She’s been through a lot. Photo: Tom Brenner/Getty Images Despite the prayers for her well-being that millions of progressives offer each week, and her own remarkable courage and stamina, health scares involving Supreme Court Justice Ruth Bader Ginsburg continue to arise, as the Washington Post reports: Justice Ruth Bader Ginsburg announced Friday that she is being treated for a recurrence of cancer, this time on her liver, but says she remains able to do her work on the Supreme Court. “I have often said I would remain a member of the court as long as I can do the job full steam,” Ginsburg said in a written statement issued by the Supreme Court. “I remain fully able to do that.” Ginsburg, 87, the court’s oldest member, has battled cancer four times and has had other health concerns. She wa...

Why Marxism is the opium of the intellectuals…

“Why does opium make us sleep? Because of its soporific power.” So ran Molière’s send-up of self-important Parisian physicians. Sohrab Ahmari’s “The Trouble with Christian Leftism” invites a similar question-and-answer. By taxing progressive Christians with having succumbed to the opium of the intellectuals—Marxism in its various forms—Ahmari invites us to ask what is its hidden power. Why are we so prone to be always looking for the next social-scientific solution to our problems? Because we pine for a knowledge that will take away the burden of living by practical reason. Aristotle sized up prudence with his customary brevity: “the reason must be true and the desire must be correct, if indeed the deliberate choice is to be an excellent one.” That is an imposing task. For our practical re...

New Italian Missal introduces new formula of consecration…

COMMENTARY: Italian is not an international language, but it has great influence in the Church — so it’s especially unfortunate that two different consecratory formulas can now be used when celebrating Mass there. With the approval of the new Italian translation of the Roman Missal third edition (2002), consider the following: A Catholic anywhere in North America — from Alaska to Zacatecas — will hear the same consecratory formula for the chalice at Mass, whether attending Mass in English, French, Spanish or the original Latin. The same would be true if he went to Mass in Spanish in Argentina or in French in Zaire. But that same Catholic on pilgrimage in Rome, attending an early morning Mass at one of the many altars in St. Peter’s, will hear a different consecratory formula depending on w...

Lessons about democracy in ‘Justice League — Rule of War’…

Thomas Jefferson wrote, “The issue today is the same as it has been throughout all history, whether man shall be allowed to govern himself or be ruled by a small elite.” It feels like he penned that phrase yesterday. Self-governance is something achievable when the people hold a common truth and trust of each other. The greatest dictators accumulated power during a crisis. At first there’s a promise of protection. Rulers tell the people how they will safeguard against outside (or sometimes inside) threats. Little by little freedoms are given up in the name of safety. Justice League Rule of War (Issues 48-50) shows how easy it is for protectors to transform into tyrants. Understand the Will of the People Traveling in space, the Justice League discover a ship containing young alien...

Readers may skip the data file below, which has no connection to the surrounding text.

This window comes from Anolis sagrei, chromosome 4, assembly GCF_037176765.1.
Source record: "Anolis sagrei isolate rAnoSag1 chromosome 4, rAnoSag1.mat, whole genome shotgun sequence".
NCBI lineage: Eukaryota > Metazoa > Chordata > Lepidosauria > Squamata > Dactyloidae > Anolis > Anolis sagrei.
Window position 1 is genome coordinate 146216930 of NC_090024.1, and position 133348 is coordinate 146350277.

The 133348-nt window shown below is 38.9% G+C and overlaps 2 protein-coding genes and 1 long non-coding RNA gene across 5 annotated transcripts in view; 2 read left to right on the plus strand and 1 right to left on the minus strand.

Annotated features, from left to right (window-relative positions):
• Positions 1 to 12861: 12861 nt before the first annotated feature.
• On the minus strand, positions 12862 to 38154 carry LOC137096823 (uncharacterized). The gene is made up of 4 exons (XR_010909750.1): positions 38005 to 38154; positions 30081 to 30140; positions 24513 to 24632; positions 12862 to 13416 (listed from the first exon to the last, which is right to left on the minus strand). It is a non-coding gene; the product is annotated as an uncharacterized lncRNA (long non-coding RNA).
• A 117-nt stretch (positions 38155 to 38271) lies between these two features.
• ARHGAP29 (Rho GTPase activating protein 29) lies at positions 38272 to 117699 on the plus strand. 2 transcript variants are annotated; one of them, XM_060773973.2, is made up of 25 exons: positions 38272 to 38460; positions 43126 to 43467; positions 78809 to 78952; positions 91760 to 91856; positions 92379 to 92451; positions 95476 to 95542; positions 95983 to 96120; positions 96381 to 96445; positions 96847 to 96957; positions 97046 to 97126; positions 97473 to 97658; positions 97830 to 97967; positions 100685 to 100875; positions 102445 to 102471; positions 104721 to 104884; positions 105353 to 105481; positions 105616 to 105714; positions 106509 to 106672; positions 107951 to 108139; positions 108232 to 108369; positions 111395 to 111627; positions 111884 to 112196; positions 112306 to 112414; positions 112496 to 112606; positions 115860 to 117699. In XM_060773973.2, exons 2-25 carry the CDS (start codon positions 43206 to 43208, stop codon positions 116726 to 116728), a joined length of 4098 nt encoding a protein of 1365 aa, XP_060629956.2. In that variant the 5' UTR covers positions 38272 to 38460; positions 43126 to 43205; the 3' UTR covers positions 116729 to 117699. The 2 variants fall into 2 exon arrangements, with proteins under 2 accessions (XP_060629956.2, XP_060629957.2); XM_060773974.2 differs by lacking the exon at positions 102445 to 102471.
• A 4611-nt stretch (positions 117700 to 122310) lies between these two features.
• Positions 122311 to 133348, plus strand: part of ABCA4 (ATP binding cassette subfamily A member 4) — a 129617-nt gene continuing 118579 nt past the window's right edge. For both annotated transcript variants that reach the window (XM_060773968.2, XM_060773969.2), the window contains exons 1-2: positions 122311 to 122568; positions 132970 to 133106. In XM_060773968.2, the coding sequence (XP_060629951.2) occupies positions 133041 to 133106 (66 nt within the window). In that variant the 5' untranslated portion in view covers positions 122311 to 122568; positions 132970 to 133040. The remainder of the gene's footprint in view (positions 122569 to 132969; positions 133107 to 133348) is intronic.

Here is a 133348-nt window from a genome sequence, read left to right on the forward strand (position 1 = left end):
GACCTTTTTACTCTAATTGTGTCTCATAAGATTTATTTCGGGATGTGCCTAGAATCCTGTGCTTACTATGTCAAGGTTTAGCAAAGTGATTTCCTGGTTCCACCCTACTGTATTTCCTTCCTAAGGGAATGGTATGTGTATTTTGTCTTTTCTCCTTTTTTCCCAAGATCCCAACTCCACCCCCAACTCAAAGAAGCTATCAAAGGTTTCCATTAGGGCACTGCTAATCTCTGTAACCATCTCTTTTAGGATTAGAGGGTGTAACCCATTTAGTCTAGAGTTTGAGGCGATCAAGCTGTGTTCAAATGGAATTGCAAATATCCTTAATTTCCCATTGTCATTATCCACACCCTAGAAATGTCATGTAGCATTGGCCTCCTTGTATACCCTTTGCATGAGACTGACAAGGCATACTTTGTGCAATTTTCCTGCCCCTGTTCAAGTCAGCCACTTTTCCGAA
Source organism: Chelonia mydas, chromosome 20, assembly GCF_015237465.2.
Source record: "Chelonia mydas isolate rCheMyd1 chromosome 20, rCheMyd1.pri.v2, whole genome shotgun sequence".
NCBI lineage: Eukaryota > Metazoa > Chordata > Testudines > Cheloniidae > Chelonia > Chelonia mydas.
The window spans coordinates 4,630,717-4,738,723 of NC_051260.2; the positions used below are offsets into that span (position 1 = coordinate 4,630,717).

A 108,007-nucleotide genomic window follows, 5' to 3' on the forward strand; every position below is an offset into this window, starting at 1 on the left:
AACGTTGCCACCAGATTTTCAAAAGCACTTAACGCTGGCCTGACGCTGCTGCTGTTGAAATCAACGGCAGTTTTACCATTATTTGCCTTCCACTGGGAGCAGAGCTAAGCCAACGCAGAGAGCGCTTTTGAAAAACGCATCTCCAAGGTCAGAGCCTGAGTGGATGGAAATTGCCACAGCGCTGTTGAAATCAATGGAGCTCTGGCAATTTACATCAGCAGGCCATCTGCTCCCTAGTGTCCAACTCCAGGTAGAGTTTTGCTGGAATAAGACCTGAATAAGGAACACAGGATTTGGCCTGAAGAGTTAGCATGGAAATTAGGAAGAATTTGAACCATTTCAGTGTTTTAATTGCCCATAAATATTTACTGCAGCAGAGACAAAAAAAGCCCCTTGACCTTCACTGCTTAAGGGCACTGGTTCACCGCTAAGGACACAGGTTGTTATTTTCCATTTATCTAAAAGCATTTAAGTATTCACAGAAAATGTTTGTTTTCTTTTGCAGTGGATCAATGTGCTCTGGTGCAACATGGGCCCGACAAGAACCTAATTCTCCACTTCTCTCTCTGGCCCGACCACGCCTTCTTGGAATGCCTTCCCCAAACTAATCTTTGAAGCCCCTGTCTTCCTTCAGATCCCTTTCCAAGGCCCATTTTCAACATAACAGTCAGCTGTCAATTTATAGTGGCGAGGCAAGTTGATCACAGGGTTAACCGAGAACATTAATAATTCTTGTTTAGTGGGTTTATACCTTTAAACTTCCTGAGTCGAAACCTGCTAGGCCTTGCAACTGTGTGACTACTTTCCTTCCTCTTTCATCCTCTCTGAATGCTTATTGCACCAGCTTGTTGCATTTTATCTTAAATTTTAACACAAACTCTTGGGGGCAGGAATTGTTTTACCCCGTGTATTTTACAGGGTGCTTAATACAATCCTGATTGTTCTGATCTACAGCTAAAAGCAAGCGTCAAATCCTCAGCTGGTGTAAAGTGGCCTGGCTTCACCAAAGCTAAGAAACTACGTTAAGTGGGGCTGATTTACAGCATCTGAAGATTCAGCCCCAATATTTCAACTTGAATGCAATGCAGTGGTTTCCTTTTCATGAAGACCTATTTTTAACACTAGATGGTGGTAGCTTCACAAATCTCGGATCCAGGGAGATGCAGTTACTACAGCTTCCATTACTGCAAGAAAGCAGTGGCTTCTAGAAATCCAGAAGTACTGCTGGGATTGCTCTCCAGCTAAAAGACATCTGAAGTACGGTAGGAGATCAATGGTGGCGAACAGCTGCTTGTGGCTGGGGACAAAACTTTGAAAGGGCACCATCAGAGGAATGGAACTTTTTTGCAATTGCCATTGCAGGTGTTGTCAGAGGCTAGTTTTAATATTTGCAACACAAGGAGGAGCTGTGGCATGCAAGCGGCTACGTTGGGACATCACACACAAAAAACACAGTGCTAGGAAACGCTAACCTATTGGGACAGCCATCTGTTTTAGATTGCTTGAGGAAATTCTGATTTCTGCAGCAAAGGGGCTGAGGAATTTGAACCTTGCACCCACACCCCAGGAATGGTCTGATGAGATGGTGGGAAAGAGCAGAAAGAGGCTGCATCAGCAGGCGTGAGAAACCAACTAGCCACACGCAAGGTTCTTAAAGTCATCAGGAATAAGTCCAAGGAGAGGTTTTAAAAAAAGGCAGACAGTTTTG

Catholics need to start again in many ways, in how we live and participate in civil society. And Cardinal Tobin isn’t helping…..

Cardinal Tobin is greeted by Italian Cardinal Bertone at the Vatican, November 19, 2016. (Stefano Rellandini/Reuters) A plea for something better from people of faith. Newark’s Cardinal Tobin has said that it is more problematic to vote for Donald Trump than for Joe Biden. With all due respect, I don’t know that he should be making that call in either direction. The bishops’ role is to inform consciences. He seems to think we are beyond “single issue” voting. Unfortunately, I think he buys into some cultural lies in his implication. By single issue, we, of course, know he means abortion. But here’s the thing: Abortion has never been a single issue. The riots in the streets? They are about a lot more than racism. I’d never do it, but I’ve lately had the urge to run through the streets screa...

George Weigel’s ‘The Next Pope’ is a renewed agenda for the Church through a revitalized sense of mission…

The Next Pope:The Office of Peter and a Church in Missionby george weigelignatius, 141 pages, $19.95 In the Catholic Church, synods of bishops are complex bits of theater. The pope sets the theme, observes the proceedings, and writes the “apostolic exhortation” that translates a synod’s work into teaching. Some post-synodal texts, such as Paul VI’s Evangelii Nuntiandi (“Evangelization in the Modern World,” 1975), are brilliant. Others, such as Pope Francis’s document Amoris Laetitia (“The Joy of Love,” 2016), are more problematic. The role of synods is consultative, not legislative. At their best, they provide a forum for bishops from around the world to meet at the Vatican for several weeks, discuss freely and frankly issues facing the Church, and advise the pope accordingly. Or, that’s t...